A ship is a large vehicle used to travel on water. It is bigger than a boat. Most are cargo ships, which carry most of the world's international trade. There are also many warships, passenger ships and other kinds for different purposes.
When people talk about a ship, they often use the pronoun "she". For example: She was launched on 29 December 1878.
Early ships change
From about 4000 BC the Ancient Egyptians were making wooden sail boats. By 1200 BC the Phoenicians and Greeks had begun to make bigger sailing ships which were about 30 metres (100 feet) long and could carry 90–180 tonnes of cargo. The Romans made even bigger ships which could carry up to 1,000 people and 1,000 tonnes of cargo. The 8th century saw the rise of the Vikings, who were famous for their "longships" and which were mainly used for raiding other countries, but also for trading. The longships had flat bottoms so they could move in shallow (not deep) rivers.
Age of sail change
Sailing ships were used for thousands of years, but they were very important from the Age of Discovery to the 19th century. The Chinese admiral Zheng He commanded a fleet of large 'treasure ships' on seven voyages all over Asia up to East-Africa in the early fifteenth century. The most successful and largest fleet in the 17th century was the Dutch fleet (see the Netherlands). For trade and transport the Dutch often used a particular kind of trading ship, called a flute (fluyt in Dutch). Transport of people and cargo on sailing ships became rare in the early 20th century.
Some famous ships from this era include:
- Niña, Pinta, Santa Maria - Christopher Columbus' ships
- The Mayflower - The ship that carried the Pilgrims to Massachusetts
- Queen Anne's Revenge - The pirate Blackbeard's ship
- HMS Bounty - Captain Bligh's ship. Site of the most famous mutiny of all time
- USS Constitution - The most powerful ship in the early United States Navy
- HMS Victory - Admiral Horatio Nelson's flagship at the Battle of Trafalgar
The age of steam change
In the 19th century, steamboats became commonplace.
At one time, the steamships Titanic, Olympic, and Britannic were the largest ships in the world, Titanic sank on her maiden voyage after hitting an iceberg, becoming one of the most famous shipwrecks of all time, the Olympic was Titanic 's nearly identical twin, and actually set sail before Titanic and was scrapped in the 1930s after a very successful career including her being a passenger liner and a warship in World War I. The Britannic was the largest of these three sister ships, and was supposed to be more grand and elegant than the Titanic, but before she set sail on her maiden voyage, WWI broke out and she was stripped of her elegant furniture and elaborate paneling and became a hospital ship. During her term as a hospital ship, she was sunk by either a mine or torpedo, no one knows for sure. The Titanic lies at the bottom of the North Atlantic Ocean, off the coast of Nova Scotia, and the Britannic lies in the Aegean Sea, off the coast of the Island of Kea.
Modern ships change
After World War II ships with diesel engines became commonplace. Passenger airliners replaced passenger ships for long trips in the late 20th century. Cargo ships became much bigger. The main kinds are container ships for mostly manufactured goods, and bulk carriers including oil tankers.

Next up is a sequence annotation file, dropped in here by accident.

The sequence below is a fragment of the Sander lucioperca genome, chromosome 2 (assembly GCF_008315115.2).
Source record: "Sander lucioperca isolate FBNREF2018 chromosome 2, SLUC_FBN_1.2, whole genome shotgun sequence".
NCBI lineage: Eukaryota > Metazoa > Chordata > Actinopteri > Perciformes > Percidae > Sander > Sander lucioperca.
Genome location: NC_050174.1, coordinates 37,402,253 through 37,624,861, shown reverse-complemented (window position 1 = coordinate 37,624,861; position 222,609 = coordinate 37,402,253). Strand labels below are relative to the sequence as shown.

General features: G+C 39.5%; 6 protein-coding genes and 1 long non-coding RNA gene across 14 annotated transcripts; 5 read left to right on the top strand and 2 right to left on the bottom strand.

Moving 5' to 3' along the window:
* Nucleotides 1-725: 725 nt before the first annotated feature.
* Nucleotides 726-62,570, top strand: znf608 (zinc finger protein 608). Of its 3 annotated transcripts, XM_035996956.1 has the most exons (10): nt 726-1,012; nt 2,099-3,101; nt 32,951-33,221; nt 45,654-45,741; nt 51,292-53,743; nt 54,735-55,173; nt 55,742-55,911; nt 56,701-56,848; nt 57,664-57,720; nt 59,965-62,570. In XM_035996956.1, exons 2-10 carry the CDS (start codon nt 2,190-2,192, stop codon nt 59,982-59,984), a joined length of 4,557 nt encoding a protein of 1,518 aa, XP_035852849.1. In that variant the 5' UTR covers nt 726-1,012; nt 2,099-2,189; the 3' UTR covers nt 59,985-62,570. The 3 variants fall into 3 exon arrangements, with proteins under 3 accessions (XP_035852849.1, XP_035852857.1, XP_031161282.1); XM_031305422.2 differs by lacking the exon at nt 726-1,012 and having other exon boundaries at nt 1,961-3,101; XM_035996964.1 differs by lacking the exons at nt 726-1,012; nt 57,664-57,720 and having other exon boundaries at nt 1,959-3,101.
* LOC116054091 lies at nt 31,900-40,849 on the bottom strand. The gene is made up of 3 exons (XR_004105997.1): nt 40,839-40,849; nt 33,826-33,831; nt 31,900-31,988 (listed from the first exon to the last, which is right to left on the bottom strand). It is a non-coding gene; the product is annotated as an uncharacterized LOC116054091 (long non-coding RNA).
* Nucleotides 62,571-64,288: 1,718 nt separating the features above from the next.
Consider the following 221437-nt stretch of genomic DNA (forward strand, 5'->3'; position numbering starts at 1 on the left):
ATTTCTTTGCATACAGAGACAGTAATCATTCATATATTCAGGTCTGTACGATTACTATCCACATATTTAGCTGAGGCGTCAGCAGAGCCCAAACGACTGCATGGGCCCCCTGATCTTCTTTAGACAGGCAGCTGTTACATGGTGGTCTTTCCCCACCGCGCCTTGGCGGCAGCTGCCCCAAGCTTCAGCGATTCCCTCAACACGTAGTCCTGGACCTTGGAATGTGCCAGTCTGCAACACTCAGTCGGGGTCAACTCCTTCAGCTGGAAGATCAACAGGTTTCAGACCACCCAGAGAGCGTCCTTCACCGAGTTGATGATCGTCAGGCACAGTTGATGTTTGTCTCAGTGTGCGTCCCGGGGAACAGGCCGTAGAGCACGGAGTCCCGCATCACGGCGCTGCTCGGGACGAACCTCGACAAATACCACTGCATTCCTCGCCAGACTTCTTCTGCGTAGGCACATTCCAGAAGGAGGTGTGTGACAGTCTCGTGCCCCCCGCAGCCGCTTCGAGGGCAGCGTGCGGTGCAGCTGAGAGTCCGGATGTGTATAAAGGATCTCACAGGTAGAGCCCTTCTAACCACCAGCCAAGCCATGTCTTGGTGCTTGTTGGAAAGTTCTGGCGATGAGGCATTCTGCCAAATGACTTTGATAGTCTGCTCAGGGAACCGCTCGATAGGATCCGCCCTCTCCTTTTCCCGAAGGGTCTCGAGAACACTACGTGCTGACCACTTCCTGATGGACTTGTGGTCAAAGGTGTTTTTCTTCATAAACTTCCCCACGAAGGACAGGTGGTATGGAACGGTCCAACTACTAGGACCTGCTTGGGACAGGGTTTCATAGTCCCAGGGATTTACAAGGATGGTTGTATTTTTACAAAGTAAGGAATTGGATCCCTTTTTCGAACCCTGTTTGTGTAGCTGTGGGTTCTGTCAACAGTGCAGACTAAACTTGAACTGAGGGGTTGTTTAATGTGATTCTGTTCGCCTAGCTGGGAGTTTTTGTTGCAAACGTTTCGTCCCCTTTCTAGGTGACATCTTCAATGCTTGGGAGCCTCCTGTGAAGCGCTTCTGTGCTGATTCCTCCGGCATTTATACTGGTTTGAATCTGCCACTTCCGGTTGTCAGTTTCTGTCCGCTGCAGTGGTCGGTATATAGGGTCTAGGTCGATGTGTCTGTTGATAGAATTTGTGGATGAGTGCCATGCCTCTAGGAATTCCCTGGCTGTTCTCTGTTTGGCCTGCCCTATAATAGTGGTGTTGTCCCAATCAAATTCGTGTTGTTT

Largest ship change
The world's largest ship is the Prelude, owned by Shell. It is being built on Geoje Island, South Korea. It is 488m long and has the internal capacity greater than the total volume of four large aircraft carriers. What it will do is collect natural gas off the coast of Australia, and liquify it. When liquified, the hydrocarbon takes up 600 times less space than its gas. Smaller tankers will take the liquid gas to its buyers. The ship will do liquifying and temporary storage, which is usually done on land. Shell believes this justifies the cost of the ship.
Some names for parts of a ship change
- Amidships - near the middle of the ship.
- Bow - the front of the ship.
- Stern - the back of the ship.
- Aft - in the direction of the stern.
- Astern - behind the ship.
- Starboard - the right side of the ship.
- Port - the left side of the ship.
- Bridge - the room in which the ship is controlled.
- Cabin - a room where a crew member lives.
- Decks - the floors.
- Galley - the kitchen.
- Hold - an area inside the ship used to carry goods.
- Hull - the main body of the ship.
- Keel - a beam running from stern to bow.
- Mast - a central pole on which sails are hung.
- Brig - Prison cells in the ship.
Some types of ships change
- Bulk carrier - very large ship used for carrying very heavy cargo.
- Catamaran - a ship with two hulls.
- Cruise ship - a large passenger ship that takes people on holiday or vacations.
- Ferry - a passenger ship which often carries vehicles as well as people.
- Supertanker - a very large ship usually used for carrying oil.
- "Definitions of: Boat, Yacht, Small Craft, and Related Terms". Westlawn Institute of Marine Technology. Archived from the original on 2021-01-19. Retrieved 2021-03-07.
- Shukman, David 2014. The largest vessel the world has ever seen. BBC News Science & Environment.